Emily’s 2015 Goals – Q2 Update

Halfway through the year now, and I’m still working on my goals.

Emily’s 2015 Goals, Progress Update as of 06/30/2015:
1.  Run 500 miles – 147.4 miles, approximately 29% complete.  Better start running some distances soon.

2.  Complete a triathlon – Nick and I completed our first triathlon, the Elkhart Triathlon in June.  We are looking forward to Ironman 70.3 Steelhead on August 9th.

3.  Read 20 books – 8 books (40%) completed in the first half of this year, plus two audio books.

4.  Learn a new language – I need to get back to my Rosetta Stone lessons.  I’m working on have this complete before our trip to France in December.

5.  Make Christmas cards – I’m coming up with a few ideas for these.  Most probably I’ll use the pictures we took last year.

6.  100 days of miles (running) – 59 days of running thus far this year.  I’m over 50% complete on this one, hoping to accomplish before year end.

Weekly Activity Report 07/26/2015

We’re picking up the pace.  Below are our Fitbit step counts and distances in each discipline from last week.

Weekly Activity Report ending 07/26/2015:

Emily –
102,417 steps (daily average 14,631)
Run 11 mile
Bike 5.1 miles
Swim 322 yds
Strength 0 minutes

Nick –
118,790 steps (daily average 16,970)
Run 16 miles
Bike 5.3 miles
Swim 324 yds
Strength 0 minutes

Weekly Activity Report 07/19/2015

We made it to the gym once last week to swim.  Nick finished before me and snapped this picture while I was finishing up my laps.  I’ve consistently been impressed with the pictures produced by our Nikon Coolpix AW120.

Underwater Picture Nikon Coolpix AW120

Our weekly Fitbit step counts and our swim, bike, and run distances are below.

Weekly Activity Report ending 07/19/2015:

Emily –
89,920 steps (daily average 12,846)
Run 4 mile
Bike 20.1 miles
Swim 1,200 yds
Strength 0 minutes

Nick –
105,571 steps (daily average 15,082)
Run 6.9 miles
Bike 18.7 miles
Swim 1075 yds
Strength 0 minutes

2015 Ironman 70.3 Racine

Sunday morning we left the house around 8:30am to spectate at the Ironman 70.3 Racine.  We made good timing, until we turned off the interstate.  We ran into the bike route, which caused a delay.  Nick helped to navigate us, switching between viewing the race course and looking at a map to found a route to get us to the transition area of the race without causing too much delay.  We finally parked around 10am.

2015 Ironman 70.3 Racine

As we walked toward the finish line, we heard the crowd cheering for the winner and reigning champion, Lionel Sanders.  A few minutes later, Matt Chrabot clinched second place, followed quickly by Andrew Starykowicz.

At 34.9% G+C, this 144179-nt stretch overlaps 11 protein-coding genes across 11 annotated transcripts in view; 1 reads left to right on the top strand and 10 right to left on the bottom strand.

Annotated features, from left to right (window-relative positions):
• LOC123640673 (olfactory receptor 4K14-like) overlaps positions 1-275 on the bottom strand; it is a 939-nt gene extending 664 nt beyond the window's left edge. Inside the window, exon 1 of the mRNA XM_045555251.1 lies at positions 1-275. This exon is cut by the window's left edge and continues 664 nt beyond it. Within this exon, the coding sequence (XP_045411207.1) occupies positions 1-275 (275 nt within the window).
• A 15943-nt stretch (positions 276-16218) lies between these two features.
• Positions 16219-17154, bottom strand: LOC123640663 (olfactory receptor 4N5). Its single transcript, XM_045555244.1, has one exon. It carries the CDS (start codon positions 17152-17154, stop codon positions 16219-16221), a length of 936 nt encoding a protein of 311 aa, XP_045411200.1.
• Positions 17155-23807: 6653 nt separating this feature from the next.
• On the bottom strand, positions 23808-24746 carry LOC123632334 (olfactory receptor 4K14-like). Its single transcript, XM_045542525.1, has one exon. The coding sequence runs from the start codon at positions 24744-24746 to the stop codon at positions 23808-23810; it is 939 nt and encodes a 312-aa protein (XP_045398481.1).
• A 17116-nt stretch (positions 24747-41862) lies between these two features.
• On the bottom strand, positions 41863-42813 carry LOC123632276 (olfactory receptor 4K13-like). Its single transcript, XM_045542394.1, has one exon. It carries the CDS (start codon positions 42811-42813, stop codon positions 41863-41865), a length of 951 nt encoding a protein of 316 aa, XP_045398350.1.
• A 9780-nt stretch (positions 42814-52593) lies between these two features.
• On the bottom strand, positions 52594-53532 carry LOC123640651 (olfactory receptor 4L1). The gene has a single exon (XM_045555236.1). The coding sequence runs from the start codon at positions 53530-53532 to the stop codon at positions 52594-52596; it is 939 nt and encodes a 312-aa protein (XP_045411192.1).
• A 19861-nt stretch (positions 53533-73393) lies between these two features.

2015 Ironman 70.3 Racine


As we waited for the leading women to arrive, we began chatting with a fellow next to us named Brent.  He told us he was supporting a friend in the race, who was still on the bike, so Brent was watching the pros until his friend made it to the run.  Turns out that Brent was supporting Fireman Rob who, to inspire others, runs the race dressed in full fire fighter gear.  It was a pleasure talking to Brent and finding out more about Fireman Rob.  Interestingly, he will be racing with us in August at Ironman 70.3 Steelhead.

The first female, Heather Wurtele crossed the finish line in 4:12:18.  A little over four minutes later Angela Anaeth took 2nd, followed by Jackie Hering.

2015 Ironman 70.3 RacineAfter watching several of the top finishers come through, we decided to walk around the course a little bit.  Because the finish line and transition areas were in a park near the beach, the scenery was great and there was plenty of open space for people to wander as well as shade to find reprieve from the sun.

2015 Ironman 70.3 Racine 2015 Ironman 70.3 Racine

The run course began along the beach of Lake Michigan, making a double out and back loop.  It was nice to being near the finish line, but still able to cheer on the athletes beginning their run.

2015 Ironman 70.3 Racine

Nick and I cheered as the athletes passed us by.  There was plenty of motivation provided by the crowd along the way.

2015 Ironman 70.3 Racine 2015 Ironman 70.3 Racine

We saw PJ and his partner Dennis Vanderheiden, founder of Athletes in Tandem, a non-profit organization that provides a partner and equipment to athletes with a disability who are unable to compete on their own.  Per their Facebook page, this was Dennis and PJ’s first half-Ironman race.  Not too far behind them, I spotted Fireman Rob as he and a fellow athlete encouraged one another.

2015 Ironman 70.3 Racine, Athletes in Tandem    2015 Ironman 70.3 Racine

2015 Ironman 70.3 Racine

It’s truly amazing to watch these athletes as they race towards the finish line.  All, from the pros to the average person, are so inspiring.  Each individual has their own story of why they tri.  I’m blessed to have witnessed these individuals and give them a little bit of encouragement along their journey.

Subscription Services – July 2015

Around the 10th of the month, Nick and I start checking our mailbox daily, eager for our StrideBox and Headsweats boxes to arrive.  We received both of them this week.